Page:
You can get a little one there, but it tends to get hidden by the surrounding show. DC offset can give you a clear pop when there’s no show sound at all like when you’re trying to edit dialog word by word. It really stands out.
A common problem is to get half-way through editing and try to fix it then. Too late. You need to remove DC before you start editing.
This is drifting way off topic as the question from jahoh was answered accurately and succinctly in the very first reply (thanks Trebor).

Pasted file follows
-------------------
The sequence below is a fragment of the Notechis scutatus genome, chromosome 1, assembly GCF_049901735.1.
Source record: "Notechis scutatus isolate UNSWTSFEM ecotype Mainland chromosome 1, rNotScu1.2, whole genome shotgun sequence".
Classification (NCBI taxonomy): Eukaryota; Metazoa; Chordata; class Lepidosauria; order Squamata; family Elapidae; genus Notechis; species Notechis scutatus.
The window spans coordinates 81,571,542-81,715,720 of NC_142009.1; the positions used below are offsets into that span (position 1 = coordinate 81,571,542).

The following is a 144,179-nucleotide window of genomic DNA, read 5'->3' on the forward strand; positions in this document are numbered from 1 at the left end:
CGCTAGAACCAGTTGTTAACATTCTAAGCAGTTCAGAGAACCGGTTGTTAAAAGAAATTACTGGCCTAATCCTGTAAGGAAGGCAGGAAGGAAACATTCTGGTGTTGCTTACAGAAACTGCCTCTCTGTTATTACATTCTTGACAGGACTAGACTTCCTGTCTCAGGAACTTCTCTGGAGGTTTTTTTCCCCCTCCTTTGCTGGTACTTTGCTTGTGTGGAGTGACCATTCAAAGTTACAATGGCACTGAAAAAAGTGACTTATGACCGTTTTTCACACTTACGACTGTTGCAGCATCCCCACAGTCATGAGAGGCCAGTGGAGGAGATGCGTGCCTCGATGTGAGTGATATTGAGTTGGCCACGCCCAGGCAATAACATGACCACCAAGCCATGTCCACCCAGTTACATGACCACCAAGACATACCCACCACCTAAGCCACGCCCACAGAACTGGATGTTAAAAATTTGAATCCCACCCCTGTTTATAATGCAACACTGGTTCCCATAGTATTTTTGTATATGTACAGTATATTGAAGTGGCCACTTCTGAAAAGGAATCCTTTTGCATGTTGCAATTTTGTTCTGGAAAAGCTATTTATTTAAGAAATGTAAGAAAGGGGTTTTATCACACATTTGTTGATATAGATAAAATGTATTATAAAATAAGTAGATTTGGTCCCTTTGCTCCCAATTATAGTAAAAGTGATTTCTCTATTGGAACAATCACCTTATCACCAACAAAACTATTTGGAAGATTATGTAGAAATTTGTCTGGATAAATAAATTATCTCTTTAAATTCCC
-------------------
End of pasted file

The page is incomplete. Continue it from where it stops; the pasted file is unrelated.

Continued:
DC offset is likely to produce a click when the track starts playing and when it stops playing. It can cause additional clicks if it is edited with audio that does not have DC off-set or has a different amount of DC offset. DC offset also reduces the amount of available headroom. In extreme cases it may cause unnecessary stress on amplifiers the playback equipment and can lead to premature failure of the equipment. DC offset is a 0Hz signal and should not be present in audio recordings. For more information see http://www.google.com/search?q=dc+offset